Infighting in the ruling coalition over election rules and constitutional
reform further undermines President Kibaki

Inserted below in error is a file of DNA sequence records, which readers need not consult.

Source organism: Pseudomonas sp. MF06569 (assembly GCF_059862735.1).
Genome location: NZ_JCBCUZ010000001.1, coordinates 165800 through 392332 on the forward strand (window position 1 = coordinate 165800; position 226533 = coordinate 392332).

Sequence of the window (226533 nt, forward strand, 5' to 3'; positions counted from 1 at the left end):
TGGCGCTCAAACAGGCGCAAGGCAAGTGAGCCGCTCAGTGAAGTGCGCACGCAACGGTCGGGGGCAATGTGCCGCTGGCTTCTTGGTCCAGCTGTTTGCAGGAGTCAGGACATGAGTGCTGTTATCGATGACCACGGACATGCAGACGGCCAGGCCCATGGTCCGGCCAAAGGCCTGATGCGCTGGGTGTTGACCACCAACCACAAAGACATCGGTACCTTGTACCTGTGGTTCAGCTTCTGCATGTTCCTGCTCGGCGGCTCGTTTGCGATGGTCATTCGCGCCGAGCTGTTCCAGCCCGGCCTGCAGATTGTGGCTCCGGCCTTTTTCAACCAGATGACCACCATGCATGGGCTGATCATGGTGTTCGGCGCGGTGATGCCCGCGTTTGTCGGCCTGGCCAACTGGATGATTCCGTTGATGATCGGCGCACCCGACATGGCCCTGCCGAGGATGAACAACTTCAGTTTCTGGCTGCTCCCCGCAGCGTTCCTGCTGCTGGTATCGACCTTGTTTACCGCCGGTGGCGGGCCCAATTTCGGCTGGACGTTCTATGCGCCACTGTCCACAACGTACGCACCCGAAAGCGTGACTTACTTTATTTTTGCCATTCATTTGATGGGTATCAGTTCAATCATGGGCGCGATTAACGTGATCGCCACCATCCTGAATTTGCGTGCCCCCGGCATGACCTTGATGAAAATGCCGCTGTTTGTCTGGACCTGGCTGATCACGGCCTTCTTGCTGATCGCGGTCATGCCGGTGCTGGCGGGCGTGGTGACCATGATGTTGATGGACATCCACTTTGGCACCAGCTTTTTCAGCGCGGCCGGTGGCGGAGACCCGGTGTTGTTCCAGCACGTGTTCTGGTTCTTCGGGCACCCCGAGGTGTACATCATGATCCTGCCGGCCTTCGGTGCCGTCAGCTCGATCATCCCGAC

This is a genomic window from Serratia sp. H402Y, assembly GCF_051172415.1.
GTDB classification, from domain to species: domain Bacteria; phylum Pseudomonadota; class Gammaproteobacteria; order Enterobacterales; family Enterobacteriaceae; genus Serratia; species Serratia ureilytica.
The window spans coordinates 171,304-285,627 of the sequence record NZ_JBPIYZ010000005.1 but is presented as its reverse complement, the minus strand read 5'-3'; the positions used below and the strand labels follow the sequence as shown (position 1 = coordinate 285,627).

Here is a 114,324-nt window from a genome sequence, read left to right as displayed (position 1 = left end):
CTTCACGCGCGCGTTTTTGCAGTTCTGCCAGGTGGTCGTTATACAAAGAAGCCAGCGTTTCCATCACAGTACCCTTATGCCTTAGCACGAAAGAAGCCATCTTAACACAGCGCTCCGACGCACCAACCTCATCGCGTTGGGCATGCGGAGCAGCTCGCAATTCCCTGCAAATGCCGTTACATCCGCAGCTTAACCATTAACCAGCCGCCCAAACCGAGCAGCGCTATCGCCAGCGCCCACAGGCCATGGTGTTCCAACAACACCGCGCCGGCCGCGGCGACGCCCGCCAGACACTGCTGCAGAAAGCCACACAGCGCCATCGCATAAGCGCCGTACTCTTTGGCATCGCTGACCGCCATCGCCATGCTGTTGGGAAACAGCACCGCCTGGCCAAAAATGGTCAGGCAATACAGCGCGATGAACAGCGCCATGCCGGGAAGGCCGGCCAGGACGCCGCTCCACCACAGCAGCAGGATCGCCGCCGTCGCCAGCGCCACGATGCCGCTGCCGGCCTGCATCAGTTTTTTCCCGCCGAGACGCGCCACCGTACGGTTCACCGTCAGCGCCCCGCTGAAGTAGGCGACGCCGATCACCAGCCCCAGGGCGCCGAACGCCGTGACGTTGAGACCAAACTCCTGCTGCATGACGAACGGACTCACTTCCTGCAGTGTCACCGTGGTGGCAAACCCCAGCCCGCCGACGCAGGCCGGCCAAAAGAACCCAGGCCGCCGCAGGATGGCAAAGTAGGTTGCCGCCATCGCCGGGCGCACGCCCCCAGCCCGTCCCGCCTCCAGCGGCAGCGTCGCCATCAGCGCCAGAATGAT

President Mwai Kibaki faces a new schism in the ranks of the unstable National Rainbow Coalition (Narc) over his ultimatum that all its parties must hold elections by 31 March or face de-registration. That means that parties in the coalition either dissolve their organisations to stay inside the big tent or retain their own party organisation and leave it. As everyone expected, the activists of Raila Odinga's Liberal Democratic Party (LDP) and Musikari Kombo's Forum for the Restoration of Democracy-Kenya (Ford-K) have rejected Kibaki's demands. Now, though, their ranks have been swelled by former Kibaki-ally and Health Minister Charity Ngilu, who has refused to cede her position as nominal Chairwoman of Narc, despite persistent prodding by Kibaki's faction. Kibaki's enforcers blithely insist that the election plan is on course. In reality, the LDP, Ford-Kenya and Ngilu alliance will be able to make the elections a farce in which only Kibaki's Democratic Party participates. The DP is Kibaki's old party which he has been desperate to integrate into Narc so it can shed its image as a narrow-based political organisation for the barons of the Mount Kenya region. Soon after Kibaki took over as President in January 2003, politicians identified the 'Mt. Kenya Mafia' group of wealthy businessmen around Kibaki - and the label has stuck.
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